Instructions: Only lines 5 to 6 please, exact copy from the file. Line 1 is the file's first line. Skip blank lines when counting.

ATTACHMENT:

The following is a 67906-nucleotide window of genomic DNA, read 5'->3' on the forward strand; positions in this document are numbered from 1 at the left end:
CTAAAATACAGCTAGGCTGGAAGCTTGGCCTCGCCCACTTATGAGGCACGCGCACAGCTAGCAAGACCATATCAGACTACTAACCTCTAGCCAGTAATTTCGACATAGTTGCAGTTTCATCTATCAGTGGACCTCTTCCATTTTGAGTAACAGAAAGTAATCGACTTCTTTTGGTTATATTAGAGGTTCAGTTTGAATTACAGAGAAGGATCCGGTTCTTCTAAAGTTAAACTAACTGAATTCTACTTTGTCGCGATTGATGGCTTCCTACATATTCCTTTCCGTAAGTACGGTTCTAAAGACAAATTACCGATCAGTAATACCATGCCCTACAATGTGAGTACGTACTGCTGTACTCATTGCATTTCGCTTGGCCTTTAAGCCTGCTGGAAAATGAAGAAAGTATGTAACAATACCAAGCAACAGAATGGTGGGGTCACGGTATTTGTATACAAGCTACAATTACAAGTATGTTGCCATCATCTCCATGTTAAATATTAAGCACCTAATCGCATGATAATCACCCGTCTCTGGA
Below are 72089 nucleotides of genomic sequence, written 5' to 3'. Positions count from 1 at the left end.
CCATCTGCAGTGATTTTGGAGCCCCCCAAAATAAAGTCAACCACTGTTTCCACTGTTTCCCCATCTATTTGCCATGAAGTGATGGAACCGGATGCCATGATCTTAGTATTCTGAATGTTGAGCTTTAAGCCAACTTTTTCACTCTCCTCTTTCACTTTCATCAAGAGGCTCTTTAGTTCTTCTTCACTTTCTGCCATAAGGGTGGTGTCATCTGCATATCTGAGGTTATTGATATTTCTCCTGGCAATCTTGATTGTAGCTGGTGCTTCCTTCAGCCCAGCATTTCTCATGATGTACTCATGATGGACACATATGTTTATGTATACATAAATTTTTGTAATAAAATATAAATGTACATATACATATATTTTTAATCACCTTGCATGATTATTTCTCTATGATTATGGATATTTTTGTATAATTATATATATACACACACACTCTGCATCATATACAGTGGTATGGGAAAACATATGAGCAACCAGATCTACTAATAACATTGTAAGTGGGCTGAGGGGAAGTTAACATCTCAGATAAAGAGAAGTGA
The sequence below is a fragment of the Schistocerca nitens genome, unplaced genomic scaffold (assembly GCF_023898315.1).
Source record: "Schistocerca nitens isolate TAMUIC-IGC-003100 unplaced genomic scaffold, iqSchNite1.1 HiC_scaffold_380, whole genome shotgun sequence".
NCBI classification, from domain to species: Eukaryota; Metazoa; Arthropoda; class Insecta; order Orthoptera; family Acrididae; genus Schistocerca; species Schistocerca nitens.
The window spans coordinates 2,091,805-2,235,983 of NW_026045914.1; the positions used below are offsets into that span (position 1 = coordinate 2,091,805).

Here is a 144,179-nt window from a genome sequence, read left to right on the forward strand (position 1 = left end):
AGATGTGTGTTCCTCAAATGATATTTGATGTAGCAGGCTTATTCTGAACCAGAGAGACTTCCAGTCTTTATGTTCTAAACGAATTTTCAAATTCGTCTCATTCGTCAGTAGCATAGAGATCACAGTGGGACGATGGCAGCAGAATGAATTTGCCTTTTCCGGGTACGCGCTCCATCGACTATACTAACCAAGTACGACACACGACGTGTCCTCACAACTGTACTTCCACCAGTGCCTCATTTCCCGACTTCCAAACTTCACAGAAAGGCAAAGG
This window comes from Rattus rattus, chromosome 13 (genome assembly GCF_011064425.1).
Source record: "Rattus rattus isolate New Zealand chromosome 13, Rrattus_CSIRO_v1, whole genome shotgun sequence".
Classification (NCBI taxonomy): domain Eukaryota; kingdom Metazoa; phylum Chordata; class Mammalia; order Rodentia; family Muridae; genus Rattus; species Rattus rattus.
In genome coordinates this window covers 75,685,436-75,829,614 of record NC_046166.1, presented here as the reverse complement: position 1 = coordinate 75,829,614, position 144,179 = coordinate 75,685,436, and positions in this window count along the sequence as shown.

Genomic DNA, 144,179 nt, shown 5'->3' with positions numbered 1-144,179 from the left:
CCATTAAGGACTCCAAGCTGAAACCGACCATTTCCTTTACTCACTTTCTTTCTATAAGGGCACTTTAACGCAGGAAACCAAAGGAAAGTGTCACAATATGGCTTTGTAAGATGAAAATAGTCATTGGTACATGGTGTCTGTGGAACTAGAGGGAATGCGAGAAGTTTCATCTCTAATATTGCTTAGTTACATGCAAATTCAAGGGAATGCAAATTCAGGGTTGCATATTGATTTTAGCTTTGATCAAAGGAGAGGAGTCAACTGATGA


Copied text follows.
The sequence below is a fragment of the Schistocerca nitens genome, unplaced genomic scaffold (assembly GCF_023898315.1).
Source record: "Schistocerca nitens isolate TAMUIC-IGC-003100 unplaced genomic scaffold, iqSchNite1.1 HiC_scaffold_380, whole genome shotgun sequence".